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  • Writer's pictureDouglas W. Judson

What municipal council hopefuls need to know

This column was published in Postmedia's Kenora Miner & News on April 21, 2022. It is available on the newspaper's website.

Nominations for election to the 2022-26 term of council for Ontario’s municipalities will be open from May 2 to August 19, with an October 24 voting day. While local elections serve as an opportunity for change and a performance review of incumbents looking to stay in office, it’s important that candidates enter the fray with an understanding of the municipal structure and how individual elected members can use it to influence municipal affairs.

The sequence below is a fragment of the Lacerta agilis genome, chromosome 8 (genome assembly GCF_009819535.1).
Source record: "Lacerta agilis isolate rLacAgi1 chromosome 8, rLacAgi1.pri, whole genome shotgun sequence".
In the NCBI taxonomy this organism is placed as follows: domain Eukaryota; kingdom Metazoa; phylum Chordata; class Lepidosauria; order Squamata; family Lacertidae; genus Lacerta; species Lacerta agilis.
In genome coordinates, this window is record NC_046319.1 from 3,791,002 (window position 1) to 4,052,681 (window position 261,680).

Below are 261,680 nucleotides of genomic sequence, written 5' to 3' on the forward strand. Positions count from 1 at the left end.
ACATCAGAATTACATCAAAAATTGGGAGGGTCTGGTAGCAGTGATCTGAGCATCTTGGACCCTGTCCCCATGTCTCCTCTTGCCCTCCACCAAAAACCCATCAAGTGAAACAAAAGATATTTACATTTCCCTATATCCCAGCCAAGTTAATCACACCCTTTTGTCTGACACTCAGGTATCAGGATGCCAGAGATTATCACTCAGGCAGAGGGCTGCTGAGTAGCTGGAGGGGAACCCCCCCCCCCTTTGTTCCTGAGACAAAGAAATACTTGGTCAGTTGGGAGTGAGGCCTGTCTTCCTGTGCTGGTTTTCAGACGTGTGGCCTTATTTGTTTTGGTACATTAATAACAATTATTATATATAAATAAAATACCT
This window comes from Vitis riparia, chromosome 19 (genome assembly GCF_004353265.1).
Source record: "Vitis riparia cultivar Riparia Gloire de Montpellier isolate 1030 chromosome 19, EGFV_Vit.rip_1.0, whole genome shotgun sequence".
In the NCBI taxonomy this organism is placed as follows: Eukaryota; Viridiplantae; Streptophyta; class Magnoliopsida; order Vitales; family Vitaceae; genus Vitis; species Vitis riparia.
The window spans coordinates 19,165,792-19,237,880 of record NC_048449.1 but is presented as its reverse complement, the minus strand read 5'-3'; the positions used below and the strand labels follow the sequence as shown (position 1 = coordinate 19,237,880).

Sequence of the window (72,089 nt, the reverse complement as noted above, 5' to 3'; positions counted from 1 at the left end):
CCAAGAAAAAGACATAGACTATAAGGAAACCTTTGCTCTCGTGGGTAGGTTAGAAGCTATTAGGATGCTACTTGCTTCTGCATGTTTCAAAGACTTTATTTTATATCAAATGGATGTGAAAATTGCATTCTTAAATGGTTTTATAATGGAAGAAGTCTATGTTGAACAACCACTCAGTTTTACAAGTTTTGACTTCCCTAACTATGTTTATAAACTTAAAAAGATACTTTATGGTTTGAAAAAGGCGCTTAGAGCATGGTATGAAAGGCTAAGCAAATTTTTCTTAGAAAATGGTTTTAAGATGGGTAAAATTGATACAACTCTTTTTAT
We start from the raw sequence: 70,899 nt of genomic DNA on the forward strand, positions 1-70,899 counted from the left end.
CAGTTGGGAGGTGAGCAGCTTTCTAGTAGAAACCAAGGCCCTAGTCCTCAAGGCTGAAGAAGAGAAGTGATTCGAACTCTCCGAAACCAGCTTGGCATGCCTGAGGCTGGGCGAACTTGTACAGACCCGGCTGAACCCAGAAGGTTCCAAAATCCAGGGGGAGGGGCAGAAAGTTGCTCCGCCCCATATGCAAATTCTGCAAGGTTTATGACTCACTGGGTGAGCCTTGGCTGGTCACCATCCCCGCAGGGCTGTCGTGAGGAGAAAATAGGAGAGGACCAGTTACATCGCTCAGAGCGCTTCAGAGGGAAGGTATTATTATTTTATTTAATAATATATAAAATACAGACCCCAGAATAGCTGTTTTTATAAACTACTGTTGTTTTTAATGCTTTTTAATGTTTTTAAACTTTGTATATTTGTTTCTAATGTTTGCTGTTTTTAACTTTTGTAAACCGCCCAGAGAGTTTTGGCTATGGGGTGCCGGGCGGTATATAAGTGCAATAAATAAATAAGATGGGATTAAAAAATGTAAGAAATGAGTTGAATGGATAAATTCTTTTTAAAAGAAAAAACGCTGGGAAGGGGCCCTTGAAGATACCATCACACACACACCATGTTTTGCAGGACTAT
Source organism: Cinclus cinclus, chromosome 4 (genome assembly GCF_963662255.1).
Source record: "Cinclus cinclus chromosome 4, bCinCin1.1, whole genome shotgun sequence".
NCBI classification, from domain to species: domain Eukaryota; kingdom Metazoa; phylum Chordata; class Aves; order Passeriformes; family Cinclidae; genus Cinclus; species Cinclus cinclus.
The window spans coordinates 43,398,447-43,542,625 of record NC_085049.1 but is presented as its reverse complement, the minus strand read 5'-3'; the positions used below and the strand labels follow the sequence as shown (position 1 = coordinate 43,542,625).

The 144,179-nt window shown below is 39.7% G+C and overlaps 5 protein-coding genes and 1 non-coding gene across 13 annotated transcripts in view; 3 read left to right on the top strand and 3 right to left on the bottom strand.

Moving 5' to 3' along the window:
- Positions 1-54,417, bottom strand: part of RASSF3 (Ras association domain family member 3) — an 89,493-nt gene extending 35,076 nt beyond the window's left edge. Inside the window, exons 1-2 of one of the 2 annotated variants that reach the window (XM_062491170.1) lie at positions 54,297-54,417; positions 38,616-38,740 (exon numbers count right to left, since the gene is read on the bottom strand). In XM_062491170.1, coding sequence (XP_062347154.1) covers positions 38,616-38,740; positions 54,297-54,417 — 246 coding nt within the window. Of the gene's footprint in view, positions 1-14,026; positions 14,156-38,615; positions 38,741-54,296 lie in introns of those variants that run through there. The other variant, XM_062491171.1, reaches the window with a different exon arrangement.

Ontario municipalities are created under provincial legislation. This means that the province can merge, dissolve, or make changes to municipalities at any time (as the Ford government did during the 2018 election). The legislation that governs most municipalities is the Municipal Act, 2001. It sets out their governing structure. In Northwestern Ontario, all of our municipalities are single-tier (meaning that there is no county or regional council that exercises powers apart from the local council).

Within the municipal governance structure, there are 3 main parties: council, the head of council, and the administration. The municipal government functions best and in the most transparent and accountable manner when members of council and staff understand the division of responsibilities, respect it, and hold one another accountable to it.